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--> BOARD ON ENVIRONMENTAL STUDIES AND TOXICOLOGY GORDON ORIANS, Chair, University of Washington, Seattle DONALD MATTISON, Vice-Chair, University of Pittsburgh, Pennsylvania DAVID ALLEN, University of Texas, Austin MAY R. BERENBAUM, University of Illinois, Urbana EULA BINGHAM, University of Cincinnati, Ohio PAUL BUSCH, Malcolm Pirnie, Inc., White Plains, New York PETER L. DEFUR, Virginia Commonwealth University, Richmond DAVID L. EATON, University of Washington, Seattle ROBERT A. FROSCH, Harvard University, Cambridge, Massachusetts JOHN GERHART, University of California, Berkeley MARK HARWELL, University of Miami, Florida ROGENE HENDERSON, Lovelace Respiratory Research Institute, Albuquerque, New Mexico CAROL HENRY, American Petroleum Institute, Washington, D.C. BARBARA HULKA, University of North Carolina, Chapel Hill DANIEL KREWSKI, Health Canada and University of Ottawa, Ontario JAMES A. MACMAHON, Utah State University, Logan MARIO J. MOLINA, Massachusetts Institute of Technology, Cambridge WARREN MUIR, Hampshire Research Institute, Alexandria, Virginia CHARLES O'MELIA, Johns Hopkins University, Baltimore, Maryland KIRK SMITH, University of California, Berkeley MARGARET STRAND, Bayh, Connaughton and Malone, Washington, D.C. GERALD N. WOGAN, Massachusetts Institute of Technology, Cambridge TERRY F. YOSIE, Ruder Finn, Inc., Washington, D.C. Staff JAMES J. REISA, Director DAVID J. POLICANSKY, Associate Director and Program Director for Applied Ecology CAROL A. MACZKA, Program Director for Toxicology and Risk Assessment LEE R. PAULSON, Program Director for Resource Management RAYMOND A. WASSEL, Program Director for Environmental Sciences and Engineering KULBIR BAKSHI, Program Director for the Committee on Toxicology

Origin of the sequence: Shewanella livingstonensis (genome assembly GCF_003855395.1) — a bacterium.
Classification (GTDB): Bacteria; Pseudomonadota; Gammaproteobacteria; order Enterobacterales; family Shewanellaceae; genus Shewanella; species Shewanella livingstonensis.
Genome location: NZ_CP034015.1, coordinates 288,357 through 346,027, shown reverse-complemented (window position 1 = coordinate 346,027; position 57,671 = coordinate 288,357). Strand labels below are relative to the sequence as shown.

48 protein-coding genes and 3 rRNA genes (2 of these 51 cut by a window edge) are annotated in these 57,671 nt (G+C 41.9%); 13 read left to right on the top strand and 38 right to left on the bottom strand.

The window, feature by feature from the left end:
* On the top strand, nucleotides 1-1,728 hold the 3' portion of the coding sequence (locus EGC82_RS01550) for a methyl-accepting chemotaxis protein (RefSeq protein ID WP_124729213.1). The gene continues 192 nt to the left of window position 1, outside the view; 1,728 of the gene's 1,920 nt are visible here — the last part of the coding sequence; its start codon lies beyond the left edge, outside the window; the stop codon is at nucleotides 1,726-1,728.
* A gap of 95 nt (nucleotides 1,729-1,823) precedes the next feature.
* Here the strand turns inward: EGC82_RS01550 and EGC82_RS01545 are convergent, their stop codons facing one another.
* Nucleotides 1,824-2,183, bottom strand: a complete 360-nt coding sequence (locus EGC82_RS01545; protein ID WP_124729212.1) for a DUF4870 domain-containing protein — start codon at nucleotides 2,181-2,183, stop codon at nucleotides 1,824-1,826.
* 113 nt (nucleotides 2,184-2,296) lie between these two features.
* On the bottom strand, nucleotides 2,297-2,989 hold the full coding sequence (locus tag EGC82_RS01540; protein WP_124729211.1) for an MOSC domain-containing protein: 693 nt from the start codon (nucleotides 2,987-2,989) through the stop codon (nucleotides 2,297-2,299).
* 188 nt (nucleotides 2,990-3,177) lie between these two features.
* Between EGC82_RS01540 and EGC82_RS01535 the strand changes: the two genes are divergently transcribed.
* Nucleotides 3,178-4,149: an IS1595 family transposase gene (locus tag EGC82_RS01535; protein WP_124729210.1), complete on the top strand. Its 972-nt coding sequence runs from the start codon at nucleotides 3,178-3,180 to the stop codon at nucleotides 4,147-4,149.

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--> COMMISSION ON GEOSCIENCES, ENVIRONMENT, AND RESOURCES GEORGE M. HORNBERGER, Chair, University of Virginia, Charlottesville PATRICK R. ATKINS, Aluminum Company of America, Pittsburgh, Pennsylvania JERRY F. FRANKLIN, University of Washington, Seattle B. JOHN GARRICK, PLG, Inc., Newport Beach, California THOMAS E. GRAEDEL, Yale University, New Haven, Connecticut DEBRA KNOPMAN, Progressive Foundation, Washington, D.C. KAI N. LEE, Williams College, Williamstown, Massachusetts JUDITH E. MCDOWELL, Woods Hole Oceanographic Institution, Massachusetts RICHARD A. MESERVE, Covington & Burling, Washington, D.C. HUGH C. MORRIS, Canadian Global Change Program, Delta, British Columbia RAYMOND A. PRICE, Queen's University at Kingston, Ontario H. RONALD PULLIAM, University of Georgia, Athens THOMAS C. SCHELLING, University of Maryland, College Park VICTORIA J. TSCHINKEL, Landers and Parsons, Tallahassee, Florida E-AN ZEN, University of Maryland, College Park MARY LOU ZOBACK, United States Geological Survey, Menlo Park, California Staff ROBERT M. HAMILTON, Executive Director GREGORY H. SYMMES, Assistant Executive Director JEANETTE SPOON, Administrative & Financial Officer SANDI FITZPATRICK, Administrative Associate MARQUITA SMITH, Administrative Assistant/Technology Analyst
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--> Preface Americans expect to be able to drink the water that comes from their taps without fear for their safety. While this expectation has been largely fulfilled in this century, on occasions and in certain systems, chemicals and microbes still contaminate drinking water supplies in the United States. Thus, continuing vigilance is necessary to assure that important drinking water contaminants are identified and appropriately addressed. In 1996, Congress enacted the Safe Drinking Water Act Amendments of 1996, substantially revising the way in which public water supplies are regulated. Among the amendments is a requirement that the Environmental Protection Agency (EPA) develop a list of currently unregulated contaminants that may pose risks in drinking water. Every five years, EPA must decide whether to regulate at least five of those contaminants and whether to conduct additional monitoring and research for the others. The first of these lists, known as the Drinking Water Contaminant Candidate List (CCL), was published by EPA in March of 1998. EPA has asked the National Research Council (NRC) for assistance in addressing three aspects of this effort: developing a scientifically sound approach for deciding whether or not to regulate contaminants on the current and future CCLs, convening a workshop that will focus on emerging drinking water contaminants and the database that should be created to support future decision making on such contaminants, and creating a scientifically sound approach for developing future CCLs.